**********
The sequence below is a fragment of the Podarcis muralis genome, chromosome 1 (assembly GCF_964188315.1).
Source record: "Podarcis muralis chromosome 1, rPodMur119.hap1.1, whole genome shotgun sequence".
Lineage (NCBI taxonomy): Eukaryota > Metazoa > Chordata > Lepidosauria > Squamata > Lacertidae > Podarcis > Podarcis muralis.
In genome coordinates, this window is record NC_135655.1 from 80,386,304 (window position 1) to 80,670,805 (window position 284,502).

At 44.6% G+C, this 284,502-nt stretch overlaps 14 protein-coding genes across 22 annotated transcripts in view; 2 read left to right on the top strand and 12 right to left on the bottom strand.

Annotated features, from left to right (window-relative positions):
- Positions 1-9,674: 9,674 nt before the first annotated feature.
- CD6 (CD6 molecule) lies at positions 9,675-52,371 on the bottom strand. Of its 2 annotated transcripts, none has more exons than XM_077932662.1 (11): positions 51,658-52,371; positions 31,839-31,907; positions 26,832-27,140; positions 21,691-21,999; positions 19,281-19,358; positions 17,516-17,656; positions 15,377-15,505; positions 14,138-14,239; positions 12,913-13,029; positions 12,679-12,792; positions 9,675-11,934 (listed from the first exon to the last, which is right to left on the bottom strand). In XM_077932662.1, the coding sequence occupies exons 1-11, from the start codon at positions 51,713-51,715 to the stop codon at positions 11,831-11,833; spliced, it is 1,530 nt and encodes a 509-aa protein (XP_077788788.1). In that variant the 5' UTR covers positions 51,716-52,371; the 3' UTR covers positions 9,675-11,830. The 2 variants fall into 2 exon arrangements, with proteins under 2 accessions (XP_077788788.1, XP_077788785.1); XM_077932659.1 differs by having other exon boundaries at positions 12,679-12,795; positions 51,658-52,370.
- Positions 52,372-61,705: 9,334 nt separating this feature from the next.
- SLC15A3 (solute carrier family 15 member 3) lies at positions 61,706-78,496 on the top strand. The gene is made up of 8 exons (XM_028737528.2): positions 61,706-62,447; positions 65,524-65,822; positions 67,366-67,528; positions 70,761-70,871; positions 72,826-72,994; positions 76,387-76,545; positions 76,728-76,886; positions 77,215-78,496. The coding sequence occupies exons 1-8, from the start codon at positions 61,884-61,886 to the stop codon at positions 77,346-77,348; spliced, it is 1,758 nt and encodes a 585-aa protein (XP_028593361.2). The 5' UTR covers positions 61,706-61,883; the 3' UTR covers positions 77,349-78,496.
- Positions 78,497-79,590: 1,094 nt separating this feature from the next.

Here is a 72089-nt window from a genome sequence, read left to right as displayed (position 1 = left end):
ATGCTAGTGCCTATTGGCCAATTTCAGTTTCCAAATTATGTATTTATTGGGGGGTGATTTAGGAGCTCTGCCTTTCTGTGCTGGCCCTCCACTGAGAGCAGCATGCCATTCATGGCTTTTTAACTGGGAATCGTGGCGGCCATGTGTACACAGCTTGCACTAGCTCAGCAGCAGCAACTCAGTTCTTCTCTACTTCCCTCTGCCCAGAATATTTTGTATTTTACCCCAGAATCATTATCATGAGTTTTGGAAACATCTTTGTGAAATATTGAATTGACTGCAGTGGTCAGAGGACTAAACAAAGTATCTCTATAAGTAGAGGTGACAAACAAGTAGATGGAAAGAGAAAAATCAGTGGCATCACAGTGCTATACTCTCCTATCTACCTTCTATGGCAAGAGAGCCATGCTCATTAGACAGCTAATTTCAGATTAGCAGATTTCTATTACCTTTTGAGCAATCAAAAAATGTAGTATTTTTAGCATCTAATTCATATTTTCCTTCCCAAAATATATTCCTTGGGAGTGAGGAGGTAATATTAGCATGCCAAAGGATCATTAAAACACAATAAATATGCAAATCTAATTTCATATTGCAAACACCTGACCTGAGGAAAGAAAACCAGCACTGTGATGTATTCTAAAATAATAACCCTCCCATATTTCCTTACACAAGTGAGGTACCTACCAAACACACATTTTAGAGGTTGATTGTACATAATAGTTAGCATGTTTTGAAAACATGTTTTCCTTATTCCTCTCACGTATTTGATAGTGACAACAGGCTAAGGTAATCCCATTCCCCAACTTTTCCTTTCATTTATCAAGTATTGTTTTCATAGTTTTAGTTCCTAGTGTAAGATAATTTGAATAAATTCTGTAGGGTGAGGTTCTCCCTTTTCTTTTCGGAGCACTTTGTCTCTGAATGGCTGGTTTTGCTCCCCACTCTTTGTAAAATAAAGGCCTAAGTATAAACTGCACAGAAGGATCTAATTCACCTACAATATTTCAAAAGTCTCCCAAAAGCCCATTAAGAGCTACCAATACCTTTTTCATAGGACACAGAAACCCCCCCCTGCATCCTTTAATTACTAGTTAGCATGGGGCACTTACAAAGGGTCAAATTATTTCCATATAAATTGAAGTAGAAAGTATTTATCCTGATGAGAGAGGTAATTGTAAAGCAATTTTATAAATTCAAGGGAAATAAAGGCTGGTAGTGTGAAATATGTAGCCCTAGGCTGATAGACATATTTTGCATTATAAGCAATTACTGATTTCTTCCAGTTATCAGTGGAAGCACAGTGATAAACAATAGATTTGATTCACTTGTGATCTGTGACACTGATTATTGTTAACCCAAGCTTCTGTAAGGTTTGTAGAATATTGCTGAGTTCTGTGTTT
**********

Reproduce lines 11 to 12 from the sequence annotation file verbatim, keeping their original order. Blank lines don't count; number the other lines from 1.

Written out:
- Positions 78,497-79,590: 1,094 nt separating this feature from the next.

Here is a 72089-nt window from a genome sequence, read left to right as displayed (position 1 = left end):